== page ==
“The crucial issue with China in IP is that the laws may be on paper but not implemented properly in practice,” according to June Park, a fellow at the National University of Singapore, writing in the online journal Asan Forum. “If China intends to join TPP, it will take years for implementation if the current levels of IP protection in China are applied,” she notes.
Environmental protection is another core part of the TPP. A leak of the draft environment chapter from 2013 highlights the importance of curbing climate change by reducing carbon emissions. It also has several sections devoted to wildlife conservation.
China’s leaders have acknowledged pollution reduction as a high priority, both domestically and internationally. It recently pledged to the UN it would cut its greenhouse gas emissions by 60% per unit of GDP by 2020.
But it’s not clear if China has the might to win the war on pollution on its own shores, let alone commit to goals and standards set by outsiders. Despite pollution levels falling by an estimated 11% last year, China’s environmental ministry reported that 66 of China’s 74 major cities still fall below the acceptable national standards for air quality.
China has also struggled to prove its commitment to conservation. The TPP singles out overfishing as a key area for focus. While conclusive data remains unavailable, research suggests that China is responsible for much of the overfishing in Asia and Africa. As it prepared for an IPO, one fishery even wrote in its prospectus that didn’t fear international restrictions on overfishing because it knew the Chinese government wouldn’t enforce them.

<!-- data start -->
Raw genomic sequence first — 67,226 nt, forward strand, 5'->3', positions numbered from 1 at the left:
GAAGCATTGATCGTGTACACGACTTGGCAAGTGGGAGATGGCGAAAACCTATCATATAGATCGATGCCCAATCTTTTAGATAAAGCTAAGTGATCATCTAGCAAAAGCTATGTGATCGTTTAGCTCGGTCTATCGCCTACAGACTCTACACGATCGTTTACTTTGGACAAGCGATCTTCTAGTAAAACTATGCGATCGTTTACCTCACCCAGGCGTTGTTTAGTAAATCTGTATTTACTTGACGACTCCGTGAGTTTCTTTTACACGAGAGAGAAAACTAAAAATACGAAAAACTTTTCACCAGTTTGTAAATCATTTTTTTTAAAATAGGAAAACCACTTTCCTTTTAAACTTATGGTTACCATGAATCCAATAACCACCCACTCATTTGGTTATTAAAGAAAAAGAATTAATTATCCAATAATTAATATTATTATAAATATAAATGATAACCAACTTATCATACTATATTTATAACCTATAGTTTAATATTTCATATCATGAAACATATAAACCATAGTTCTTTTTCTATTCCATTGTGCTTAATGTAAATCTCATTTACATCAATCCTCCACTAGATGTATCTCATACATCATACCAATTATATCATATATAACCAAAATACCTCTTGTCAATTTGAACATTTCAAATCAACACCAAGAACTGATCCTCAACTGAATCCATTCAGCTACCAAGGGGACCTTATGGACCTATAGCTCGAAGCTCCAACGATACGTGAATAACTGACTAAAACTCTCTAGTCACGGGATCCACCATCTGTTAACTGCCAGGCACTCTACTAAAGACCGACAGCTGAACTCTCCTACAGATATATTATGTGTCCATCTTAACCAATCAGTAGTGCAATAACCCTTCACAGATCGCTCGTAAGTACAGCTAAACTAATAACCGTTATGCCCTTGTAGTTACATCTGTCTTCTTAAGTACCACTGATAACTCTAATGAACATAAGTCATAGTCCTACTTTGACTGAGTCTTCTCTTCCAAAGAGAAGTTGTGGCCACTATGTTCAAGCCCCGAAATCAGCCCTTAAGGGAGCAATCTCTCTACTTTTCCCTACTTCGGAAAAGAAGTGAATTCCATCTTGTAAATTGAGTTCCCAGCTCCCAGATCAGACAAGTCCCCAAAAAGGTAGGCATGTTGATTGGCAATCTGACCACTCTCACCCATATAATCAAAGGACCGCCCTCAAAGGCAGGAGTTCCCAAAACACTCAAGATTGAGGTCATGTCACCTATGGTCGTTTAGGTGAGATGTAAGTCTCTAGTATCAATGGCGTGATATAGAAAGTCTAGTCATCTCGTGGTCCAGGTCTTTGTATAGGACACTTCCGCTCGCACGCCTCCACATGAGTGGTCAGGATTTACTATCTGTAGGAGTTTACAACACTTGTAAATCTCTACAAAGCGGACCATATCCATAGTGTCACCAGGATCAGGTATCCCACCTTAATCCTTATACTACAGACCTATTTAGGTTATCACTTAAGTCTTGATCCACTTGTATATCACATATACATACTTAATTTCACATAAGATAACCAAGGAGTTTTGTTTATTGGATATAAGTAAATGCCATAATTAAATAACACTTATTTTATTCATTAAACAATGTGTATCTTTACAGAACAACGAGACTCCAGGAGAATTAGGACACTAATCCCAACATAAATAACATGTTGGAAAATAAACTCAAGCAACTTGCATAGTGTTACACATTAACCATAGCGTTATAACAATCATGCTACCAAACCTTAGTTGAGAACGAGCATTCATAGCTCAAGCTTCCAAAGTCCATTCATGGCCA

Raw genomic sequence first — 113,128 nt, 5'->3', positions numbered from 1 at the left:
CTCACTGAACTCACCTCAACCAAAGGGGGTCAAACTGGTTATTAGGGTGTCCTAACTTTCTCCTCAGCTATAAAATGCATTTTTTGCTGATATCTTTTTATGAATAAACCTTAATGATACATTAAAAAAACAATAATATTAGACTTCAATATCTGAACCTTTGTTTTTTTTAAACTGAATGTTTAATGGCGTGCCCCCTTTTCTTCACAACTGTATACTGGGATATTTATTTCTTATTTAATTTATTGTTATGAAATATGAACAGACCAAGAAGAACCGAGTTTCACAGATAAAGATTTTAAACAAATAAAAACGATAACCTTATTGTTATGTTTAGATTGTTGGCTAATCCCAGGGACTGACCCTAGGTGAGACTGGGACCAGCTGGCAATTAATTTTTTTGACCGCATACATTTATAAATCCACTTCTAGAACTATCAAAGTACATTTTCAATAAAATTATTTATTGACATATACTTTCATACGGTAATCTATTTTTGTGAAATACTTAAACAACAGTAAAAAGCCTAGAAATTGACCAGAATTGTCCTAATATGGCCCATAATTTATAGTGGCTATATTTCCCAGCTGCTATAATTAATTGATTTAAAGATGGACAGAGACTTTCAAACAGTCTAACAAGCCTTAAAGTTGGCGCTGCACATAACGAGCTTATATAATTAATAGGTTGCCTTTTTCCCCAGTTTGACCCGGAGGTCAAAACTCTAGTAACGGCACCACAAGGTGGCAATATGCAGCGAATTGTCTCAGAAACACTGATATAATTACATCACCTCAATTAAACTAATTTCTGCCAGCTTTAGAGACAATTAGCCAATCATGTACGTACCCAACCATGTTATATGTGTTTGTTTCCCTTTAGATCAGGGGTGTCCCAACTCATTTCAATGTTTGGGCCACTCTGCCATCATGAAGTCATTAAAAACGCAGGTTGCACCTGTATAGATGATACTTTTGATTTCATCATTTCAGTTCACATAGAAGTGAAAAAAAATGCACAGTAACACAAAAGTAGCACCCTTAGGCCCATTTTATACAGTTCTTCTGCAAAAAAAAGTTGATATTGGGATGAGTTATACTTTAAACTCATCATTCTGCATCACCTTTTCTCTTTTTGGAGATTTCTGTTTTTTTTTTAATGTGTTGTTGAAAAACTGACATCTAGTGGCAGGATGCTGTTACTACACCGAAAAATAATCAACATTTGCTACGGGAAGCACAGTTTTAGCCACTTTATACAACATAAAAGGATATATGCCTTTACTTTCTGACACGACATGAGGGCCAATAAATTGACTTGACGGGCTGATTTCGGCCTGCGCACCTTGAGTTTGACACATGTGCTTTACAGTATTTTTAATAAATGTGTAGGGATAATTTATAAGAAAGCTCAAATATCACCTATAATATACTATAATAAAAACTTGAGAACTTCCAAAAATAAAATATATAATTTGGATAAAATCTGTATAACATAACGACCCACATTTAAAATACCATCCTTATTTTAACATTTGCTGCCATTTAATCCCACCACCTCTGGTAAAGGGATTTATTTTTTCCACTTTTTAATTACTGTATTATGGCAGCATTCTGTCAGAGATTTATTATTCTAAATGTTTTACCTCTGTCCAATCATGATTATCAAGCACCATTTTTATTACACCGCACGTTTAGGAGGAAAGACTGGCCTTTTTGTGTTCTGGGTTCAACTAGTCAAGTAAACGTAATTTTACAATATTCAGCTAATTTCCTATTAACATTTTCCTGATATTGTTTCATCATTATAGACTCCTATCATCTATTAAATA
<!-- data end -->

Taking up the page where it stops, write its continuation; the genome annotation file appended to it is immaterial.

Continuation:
China likely remains sincere about its commitment to improving the country’s environment, but only to the extent that public discontent threatens social stability. When it comes to the environment’s relationship to the economy, the latter tends to take precedence.
The TPP also aims to open up services and investment between member nations. This means removing preferential treatment and protection for local service providers, tech firms, financial institutions, and state-owned enterprises (SOEs).
This in fact points in the very direction that China is already moving. Many of its recent bilateral free-trade agreements include provisions on services and investment liberalization. China last month laid out a plan to “improve the competence of SOEs and turn them into fully independent market entities.” It will even allow foreign investors to play a role in SOE reform.
Similar promises have been made for financial reforms. At a meeting with American and Chinese business leaders, president Xi Jinping said that his country aims to further remove barriers to foreign investment.
But moving in the right direction is not the same as reaching the destination. China may want to make SOEs more market-driven, but it will not scrap preferential treatment of them any time soon. And while fewer domestic sectors remain off-limits to foreign investment, the list is still very long. For China to join the trade agreement, it will take a sustained effort to level the playing field for TPP members operating in the country.